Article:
A Contrast in Paths to Achievement: Daily Dorm and Campus Life
November 4, 2016 in 1950s-1960s
Continuing an eMemoir on University of Kentucky and Fisk University in the early 1960s:
The list of notables from each school that appeared in previous posts (see the list of all posts at the project page) is a testament to how people may or may not reach different goals by the same paths.
In addition to perusing the Fisk yearbook during the evenings between dinner and bedtime, downtime was spent in a variety of ways. A few students retired really early so that they could do their studying early the next day depending upon their schedule. Some had nightly dates during which they spent their time in the student center or at the sports games or at University Inn across the street from the campus. (Incidentally, I found out when my time was almost over at Fisk that the owner Bill Corley was a distant relative of my mom. He had no idea who I was, and I had no idea about him.} A very few went to parties during the week and the bulk of others such as myself stayed in the dorm to study or play cards. In my case, I very soon became the floor beautician to my dismay. My beautician aunt had taught me to “fix” hair, so I multitasked between studying, gossiping, and “frying” hair with a non electric steel or brass pressing comb and Marcel curling irons which had to be applied to a hotplate.
The female students at UK, on the other hand, prepared their hair with big spring or mesh curlers, or tiny “kids” which had to be used frequently during the time they had to take a swimming course.
Fisk University students when I was there did not take swimming as I never heard of a pool. To my knowledge there was not one to be used for a campus course. That was a good thing, since regular black hair is not conducive to a daily pressing. There was a great beauty shop across from campus called Odessa’s which did towel pressing that left regular, non naturally-relaxed black hair (that more recently mixed “Negroes” had) looking like white hair, but was very expensive.—-As a reminder, the period of the Afro had not yet come.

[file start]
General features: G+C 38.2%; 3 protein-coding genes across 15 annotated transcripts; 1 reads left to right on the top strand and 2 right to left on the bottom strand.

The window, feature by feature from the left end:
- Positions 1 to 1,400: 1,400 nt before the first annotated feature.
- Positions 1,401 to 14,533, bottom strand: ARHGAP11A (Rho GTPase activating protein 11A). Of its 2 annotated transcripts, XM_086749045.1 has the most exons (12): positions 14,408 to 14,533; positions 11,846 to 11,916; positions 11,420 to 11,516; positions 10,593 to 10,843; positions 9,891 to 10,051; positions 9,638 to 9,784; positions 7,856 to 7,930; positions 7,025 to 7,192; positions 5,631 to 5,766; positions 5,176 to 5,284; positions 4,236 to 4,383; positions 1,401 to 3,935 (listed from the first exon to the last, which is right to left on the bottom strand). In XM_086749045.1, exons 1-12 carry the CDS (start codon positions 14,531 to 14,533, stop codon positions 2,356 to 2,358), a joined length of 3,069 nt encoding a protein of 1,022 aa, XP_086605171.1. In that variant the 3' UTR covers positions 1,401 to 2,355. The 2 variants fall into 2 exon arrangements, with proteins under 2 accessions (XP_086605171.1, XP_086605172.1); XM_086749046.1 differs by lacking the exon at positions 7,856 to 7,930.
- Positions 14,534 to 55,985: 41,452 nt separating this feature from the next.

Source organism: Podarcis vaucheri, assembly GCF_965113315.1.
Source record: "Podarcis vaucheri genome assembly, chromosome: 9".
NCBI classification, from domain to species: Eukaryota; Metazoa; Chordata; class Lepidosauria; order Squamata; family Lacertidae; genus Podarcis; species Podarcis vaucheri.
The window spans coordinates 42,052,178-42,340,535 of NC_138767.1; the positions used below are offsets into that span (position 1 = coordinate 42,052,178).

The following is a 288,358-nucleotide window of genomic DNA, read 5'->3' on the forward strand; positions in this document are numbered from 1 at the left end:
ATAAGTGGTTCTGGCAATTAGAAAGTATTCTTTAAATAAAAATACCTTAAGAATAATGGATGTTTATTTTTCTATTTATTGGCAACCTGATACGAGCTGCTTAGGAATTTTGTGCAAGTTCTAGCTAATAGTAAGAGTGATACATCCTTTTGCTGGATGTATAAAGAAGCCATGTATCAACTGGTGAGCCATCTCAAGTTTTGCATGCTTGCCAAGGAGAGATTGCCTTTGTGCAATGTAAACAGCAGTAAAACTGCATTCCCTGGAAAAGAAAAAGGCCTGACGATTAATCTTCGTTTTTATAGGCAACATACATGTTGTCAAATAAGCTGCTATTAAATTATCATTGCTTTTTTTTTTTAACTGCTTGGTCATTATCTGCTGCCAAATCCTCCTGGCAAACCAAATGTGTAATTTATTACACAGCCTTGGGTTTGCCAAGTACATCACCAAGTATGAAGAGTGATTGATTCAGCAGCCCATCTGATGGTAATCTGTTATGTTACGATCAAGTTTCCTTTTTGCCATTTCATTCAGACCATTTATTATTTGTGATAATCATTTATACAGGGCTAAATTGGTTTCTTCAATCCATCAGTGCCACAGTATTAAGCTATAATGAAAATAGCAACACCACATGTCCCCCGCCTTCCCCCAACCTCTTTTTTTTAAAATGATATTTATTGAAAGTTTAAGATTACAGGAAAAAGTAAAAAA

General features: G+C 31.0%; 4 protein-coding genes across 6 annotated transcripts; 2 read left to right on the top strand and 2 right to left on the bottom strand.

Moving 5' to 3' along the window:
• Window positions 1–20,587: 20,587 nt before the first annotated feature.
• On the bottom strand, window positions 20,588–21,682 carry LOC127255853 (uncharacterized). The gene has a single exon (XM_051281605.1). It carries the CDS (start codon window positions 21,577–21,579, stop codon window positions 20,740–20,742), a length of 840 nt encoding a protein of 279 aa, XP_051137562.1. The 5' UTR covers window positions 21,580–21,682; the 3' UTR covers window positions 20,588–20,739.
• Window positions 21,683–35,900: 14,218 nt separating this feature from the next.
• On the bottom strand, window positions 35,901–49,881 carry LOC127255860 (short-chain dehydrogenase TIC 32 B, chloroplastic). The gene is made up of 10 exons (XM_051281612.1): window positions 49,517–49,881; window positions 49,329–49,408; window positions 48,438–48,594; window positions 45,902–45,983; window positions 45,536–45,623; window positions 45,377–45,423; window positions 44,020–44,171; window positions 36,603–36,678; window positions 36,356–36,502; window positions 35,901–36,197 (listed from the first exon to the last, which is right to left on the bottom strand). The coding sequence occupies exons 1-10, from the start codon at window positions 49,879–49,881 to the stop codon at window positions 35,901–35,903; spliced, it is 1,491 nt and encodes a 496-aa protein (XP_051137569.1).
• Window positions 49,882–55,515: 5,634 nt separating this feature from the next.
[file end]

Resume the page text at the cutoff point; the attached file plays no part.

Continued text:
The remaining Fisk students in my dorm spent all night long playing Bid Whist card games, swearing when they lost, and jumping up and down when they “ran a Boston.” Then someone else would plug in a hotplate, which with mine running to prepare hair was too much! All the lights would go off! Total darkness on that hallway! Then there was utter chaos. They would run out of the card session up and down the long hallway screaming and ########## to find out who had “messed” up. My room was usually where they came first. They did not stay angry with me long knowing that I might have to fix their hair the next day. Actually, I would be relieved for that night, because I was tired of pulling on their tresses and smelling the smoke from the oil that I had to use.
As the evening wore on, some students spent much time perfecting makeup routines they would use for the next day. That was a “new” for me, because at UK, very little time was spent on makeup for the next day’s perfect appearance.
On my end of the hall at UK, many spent much time studying with some putting the traditional blue towel on their outside door knob, signaling that no one was to come in until it was removed and their studying was concluded. Those particular students were trying to prevent going on probation with only a semester to pull their grades up before being sent home or just to establish a very acceptable GPA. A few, however, did participate in nightly dating. As a result of this dating and going out in a nonfamiliar environment that a tragedy I shall never forget took place. A very quiet, beautiful, nice young lady from the East Coast who usually spent most of her time studying was goaded one evening by the dorm “partier” to go out on a blind date. AW did not want to go, but was persuaded to by the “partier” and others to go on. She paid with her life when the automobile in which they were riding crashed into a Lexington viaduct wall and AW’s medulla oblongata was crushed She lingered in a coma for only two days and then passed a way. I was so saddened. I never saw her parents but always hoped they knew that she was a very quiet student and not an “away from home gone wild” person.
At UK I volunteered for one session of close-down-the-dorm with timeline steps of what to do if those on the sign out sheet were not in by a specified time for all. This duty was designed to be aware about incidents such as the one that happened to AW. At both universities underclass female students had to be in by a certain curfew. A few, but not many differences existed between the two universities as far as dormitory life was concerned.